Rachel Corrie is the kind of girl every parent should be proud of; definitely I would be as her parents were. Proud as much as sad when she was murdered at the young age of 24.

Since the tender age of 5 Rachel was a person who could not stick much of the wrong doings of humankind – war, greed, injustice, famine and environmental destruction. And at the age of 5 she made her first public speech regarding these issues. I can imagine how proud her parents were seeing their daughter talking about the value of other human beings’ life and dignity, the same values she inherited from them.

Still proud, but also worried, Rachel’s parents saw her grow up and at the age of 24 going to Gaza in 2003 with only one mission – to show her disapproval against the injustice the people of Palestine were going through. She went with non-profit NGO International Solidarity Movement (ISM) and wrote home regularly talking about her anger and sadness witnessing these people, especially the children being harassed, humiliated arrested and murdered. She wanted to do something, an irresistible urge against helplessness in such a situation.

One practice the Israeli regime was doing was destroying homes with bulldozers with the excuse that there might be terrorists inside, leaving a lot of people including many children homeless, if not also hurt and murdered.

One day Rachel had had enough.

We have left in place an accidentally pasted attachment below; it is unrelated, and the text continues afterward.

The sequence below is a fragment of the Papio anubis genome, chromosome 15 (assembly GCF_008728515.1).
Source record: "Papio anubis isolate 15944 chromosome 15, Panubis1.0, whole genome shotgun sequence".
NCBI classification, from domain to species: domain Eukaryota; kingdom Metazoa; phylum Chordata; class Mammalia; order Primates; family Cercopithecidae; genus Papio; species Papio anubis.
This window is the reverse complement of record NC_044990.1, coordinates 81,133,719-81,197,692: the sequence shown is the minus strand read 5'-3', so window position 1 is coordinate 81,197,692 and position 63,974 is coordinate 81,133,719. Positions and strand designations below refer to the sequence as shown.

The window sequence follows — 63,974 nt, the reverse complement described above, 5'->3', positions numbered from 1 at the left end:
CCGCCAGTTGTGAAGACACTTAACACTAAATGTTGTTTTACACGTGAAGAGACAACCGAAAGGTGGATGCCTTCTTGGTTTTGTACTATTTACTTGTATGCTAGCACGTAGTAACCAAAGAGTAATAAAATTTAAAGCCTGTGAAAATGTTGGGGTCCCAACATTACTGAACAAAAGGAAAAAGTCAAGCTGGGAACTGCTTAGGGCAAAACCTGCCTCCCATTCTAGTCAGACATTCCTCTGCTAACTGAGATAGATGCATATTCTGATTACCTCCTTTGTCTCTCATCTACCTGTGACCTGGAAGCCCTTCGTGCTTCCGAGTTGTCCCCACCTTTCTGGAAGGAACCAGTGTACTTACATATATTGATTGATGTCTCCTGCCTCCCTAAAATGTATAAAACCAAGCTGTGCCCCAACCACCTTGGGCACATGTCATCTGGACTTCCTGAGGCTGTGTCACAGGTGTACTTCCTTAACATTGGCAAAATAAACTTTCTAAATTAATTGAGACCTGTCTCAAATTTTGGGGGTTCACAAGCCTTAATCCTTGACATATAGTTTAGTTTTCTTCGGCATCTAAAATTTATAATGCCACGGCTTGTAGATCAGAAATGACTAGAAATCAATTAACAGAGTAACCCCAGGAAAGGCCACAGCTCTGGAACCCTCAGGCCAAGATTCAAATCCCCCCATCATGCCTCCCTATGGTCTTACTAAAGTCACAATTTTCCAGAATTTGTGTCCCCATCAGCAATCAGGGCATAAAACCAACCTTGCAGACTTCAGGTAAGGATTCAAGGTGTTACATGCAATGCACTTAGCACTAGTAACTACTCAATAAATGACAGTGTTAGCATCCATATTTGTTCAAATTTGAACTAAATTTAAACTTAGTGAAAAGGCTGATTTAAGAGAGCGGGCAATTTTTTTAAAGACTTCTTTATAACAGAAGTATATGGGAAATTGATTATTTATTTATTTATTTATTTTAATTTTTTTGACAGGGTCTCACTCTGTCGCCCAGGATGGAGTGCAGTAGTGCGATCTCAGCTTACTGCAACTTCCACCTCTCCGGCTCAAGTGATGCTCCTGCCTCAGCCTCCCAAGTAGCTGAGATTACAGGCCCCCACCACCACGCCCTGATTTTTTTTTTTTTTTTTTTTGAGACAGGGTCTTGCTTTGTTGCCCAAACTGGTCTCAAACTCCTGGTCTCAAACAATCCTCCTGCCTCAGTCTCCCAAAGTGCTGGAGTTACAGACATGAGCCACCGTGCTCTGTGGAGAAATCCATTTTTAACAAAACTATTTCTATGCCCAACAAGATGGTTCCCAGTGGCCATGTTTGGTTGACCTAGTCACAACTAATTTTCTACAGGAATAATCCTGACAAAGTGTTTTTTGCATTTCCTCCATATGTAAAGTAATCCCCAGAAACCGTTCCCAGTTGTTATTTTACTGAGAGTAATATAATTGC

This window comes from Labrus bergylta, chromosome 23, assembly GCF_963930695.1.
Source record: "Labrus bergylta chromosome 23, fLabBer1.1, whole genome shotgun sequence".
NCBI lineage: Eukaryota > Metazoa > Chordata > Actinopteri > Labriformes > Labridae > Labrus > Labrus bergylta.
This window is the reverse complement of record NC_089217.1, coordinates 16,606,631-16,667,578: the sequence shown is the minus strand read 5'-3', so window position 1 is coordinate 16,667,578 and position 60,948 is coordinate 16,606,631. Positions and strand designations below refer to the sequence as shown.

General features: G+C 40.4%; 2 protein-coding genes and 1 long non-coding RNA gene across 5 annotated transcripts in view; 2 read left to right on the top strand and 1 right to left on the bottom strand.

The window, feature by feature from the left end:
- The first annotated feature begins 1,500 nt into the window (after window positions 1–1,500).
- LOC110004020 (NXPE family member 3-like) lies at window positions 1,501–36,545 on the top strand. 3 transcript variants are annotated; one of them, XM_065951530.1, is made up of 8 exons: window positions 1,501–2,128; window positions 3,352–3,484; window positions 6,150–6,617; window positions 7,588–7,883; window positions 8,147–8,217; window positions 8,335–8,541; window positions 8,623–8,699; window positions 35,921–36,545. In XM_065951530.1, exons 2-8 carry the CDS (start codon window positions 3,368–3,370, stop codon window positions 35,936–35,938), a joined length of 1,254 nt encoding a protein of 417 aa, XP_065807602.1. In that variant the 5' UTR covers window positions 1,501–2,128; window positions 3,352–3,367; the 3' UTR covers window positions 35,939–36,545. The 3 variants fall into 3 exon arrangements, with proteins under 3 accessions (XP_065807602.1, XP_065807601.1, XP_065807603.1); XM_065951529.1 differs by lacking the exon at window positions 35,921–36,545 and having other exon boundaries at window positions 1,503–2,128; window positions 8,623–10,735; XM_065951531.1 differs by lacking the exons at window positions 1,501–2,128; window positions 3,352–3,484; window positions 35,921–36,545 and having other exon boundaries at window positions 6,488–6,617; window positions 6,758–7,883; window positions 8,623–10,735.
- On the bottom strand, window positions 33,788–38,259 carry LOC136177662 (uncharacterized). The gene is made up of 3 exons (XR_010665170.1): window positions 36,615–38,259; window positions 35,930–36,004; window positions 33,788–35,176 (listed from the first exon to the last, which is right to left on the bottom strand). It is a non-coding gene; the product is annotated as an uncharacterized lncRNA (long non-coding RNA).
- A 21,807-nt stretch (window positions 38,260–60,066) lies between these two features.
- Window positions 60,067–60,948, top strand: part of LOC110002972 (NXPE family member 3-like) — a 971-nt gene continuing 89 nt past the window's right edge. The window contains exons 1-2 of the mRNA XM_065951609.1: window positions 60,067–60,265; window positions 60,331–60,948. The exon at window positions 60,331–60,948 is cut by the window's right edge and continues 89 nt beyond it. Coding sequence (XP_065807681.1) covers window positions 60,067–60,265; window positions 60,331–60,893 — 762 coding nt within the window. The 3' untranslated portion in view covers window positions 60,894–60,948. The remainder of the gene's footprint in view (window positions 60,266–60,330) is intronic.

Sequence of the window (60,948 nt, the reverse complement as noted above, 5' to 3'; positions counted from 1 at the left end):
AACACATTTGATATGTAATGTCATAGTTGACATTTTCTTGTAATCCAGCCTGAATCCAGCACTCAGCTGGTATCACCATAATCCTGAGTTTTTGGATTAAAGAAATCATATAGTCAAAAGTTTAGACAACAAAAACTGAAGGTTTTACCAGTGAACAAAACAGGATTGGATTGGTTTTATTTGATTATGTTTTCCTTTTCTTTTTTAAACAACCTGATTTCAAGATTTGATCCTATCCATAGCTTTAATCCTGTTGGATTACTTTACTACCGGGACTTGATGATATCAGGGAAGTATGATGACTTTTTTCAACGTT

She placed herself and camped in between large Israeli bulldozers and premises where Palestinians lived. She believed that though her life was as equal as any Palestinian human being, being American would deter the bulldozers harming her. Unfortunately she was wrong. After some debate the bulldozers continued their job, crushing poor Rachel cold bloodedly, as no one had expected.

I bet that despite the sadness, after the initial shock, Rachel’s parents couldn’t help continuing to feel proud of their daughter.

Maybe one reason for writing this is also a personal thing. While people like Rachel give me hope that there is much humanity and goodness in humankind, I also feel guilty and helpless. I wish I was like Rachel, but I confess that compared to her I’m a coward.

The second reason is quite different. I want anyone reading this to know this story. I want to give my minuscule tribute so that Rachel’s blood wouldn’t have been split in vain. I want to show my appreciation to all the Rachel Corries we have never come to hear about, and I’m sure there are quite a substantial number of these.